Wood vs Metal Roof Frames: Which Is Better for Your House Roofing Project?

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Roof frames are one of the key structural components that make up a roof. They give the roof its shape and also support the entire roof structure. If you're planning on building a house for your family, you will need to decide on the type of frames to use for the construction of its roof. 

Generally, there are two main types of roof frames available for you to choose from — wood and metal. Each option has its pros and cons, which should be carefully weighed up before making a final decision. 

Read along to find out what you need to know to make an informed choice between wood and metal roof frames.

Wood Frames

Wood is the most widely used material for residential roof framing in Australia. Individual wood members are usually transported to the construction site for assembly. The primary reason people favour wood over metal is cost – wooden frames generally cost less than their metal cousins. 

The production of wood frames is generally less energy-intensive than metal frames production. The cost savings attained at the production stage are passed down to customers in terms of lower prices.

On the downside, wood frames can rot when exposed to moisture and water. Plus, they can warp over time. Damage from rotting or warping is irreversible, meaning you will have to replace the damaged sections of your roof framing to fix the problem.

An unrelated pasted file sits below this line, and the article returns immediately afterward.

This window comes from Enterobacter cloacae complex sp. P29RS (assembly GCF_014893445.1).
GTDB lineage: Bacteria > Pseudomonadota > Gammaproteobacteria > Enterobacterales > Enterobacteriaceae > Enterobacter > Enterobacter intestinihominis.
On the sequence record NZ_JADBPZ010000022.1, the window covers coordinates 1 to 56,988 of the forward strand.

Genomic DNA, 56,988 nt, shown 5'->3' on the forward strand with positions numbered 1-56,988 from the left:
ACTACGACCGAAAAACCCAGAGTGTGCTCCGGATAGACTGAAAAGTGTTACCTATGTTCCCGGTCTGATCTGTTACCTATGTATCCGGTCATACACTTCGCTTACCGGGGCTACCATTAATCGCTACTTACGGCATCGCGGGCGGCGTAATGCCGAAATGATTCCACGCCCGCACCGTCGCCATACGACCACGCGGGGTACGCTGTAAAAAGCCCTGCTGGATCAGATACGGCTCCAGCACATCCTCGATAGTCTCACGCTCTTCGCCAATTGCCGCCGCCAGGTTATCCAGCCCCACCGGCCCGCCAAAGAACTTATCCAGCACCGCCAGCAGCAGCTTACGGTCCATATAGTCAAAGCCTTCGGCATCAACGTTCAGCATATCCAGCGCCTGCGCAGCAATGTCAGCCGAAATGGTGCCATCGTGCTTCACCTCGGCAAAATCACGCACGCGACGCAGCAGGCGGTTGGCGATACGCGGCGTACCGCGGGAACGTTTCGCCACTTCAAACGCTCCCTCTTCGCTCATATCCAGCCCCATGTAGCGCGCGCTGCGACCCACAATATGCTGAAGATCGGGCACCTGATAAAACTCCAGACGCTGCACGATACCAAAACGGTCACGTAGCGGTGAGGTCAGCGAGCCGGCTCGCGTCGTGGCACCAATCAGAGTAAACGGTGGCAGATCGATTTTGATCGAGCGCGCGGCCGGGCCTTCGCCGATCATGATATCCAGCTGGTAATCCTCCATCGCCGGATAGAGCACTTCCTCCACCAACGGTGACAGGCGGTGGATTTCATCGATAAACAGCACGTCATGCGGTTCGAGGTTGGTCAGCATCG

Wood frames can also be attacked by wood-loving insects, such as termites, so it is vital to use wood that's treated to repel such destructive pests. 

Metal Frames

They are the newer alternative to wood framing. They are a desirable option in roofing applications where sturdier and more durable roof frames are required. Wood frames simply can't beat the structural load-bearing potential of metal frames. 

Although not a standard choice for homes, metal roof frames are essential for houses to be built in areas prone to natural disasters like hurricanes and earthquakes or inclement weather conditions such as high winds. 

Unlike wood frames, these frames don't rot, warp or attract wood-loving pests but they can corrode when exposed to coastal weather.

Metal frames are usually assembled at an offsite location and transported to the construction site in ready-to-install condition. This helps to control quality and speed up the installation process.

Which of the two types of roof frames is better than the other? Well, it depends on your situation. Consider your project requirements, preference and budget in determining the right option for you. If you're still on the fence about which one will work best for you, consult a residential roofing specialist.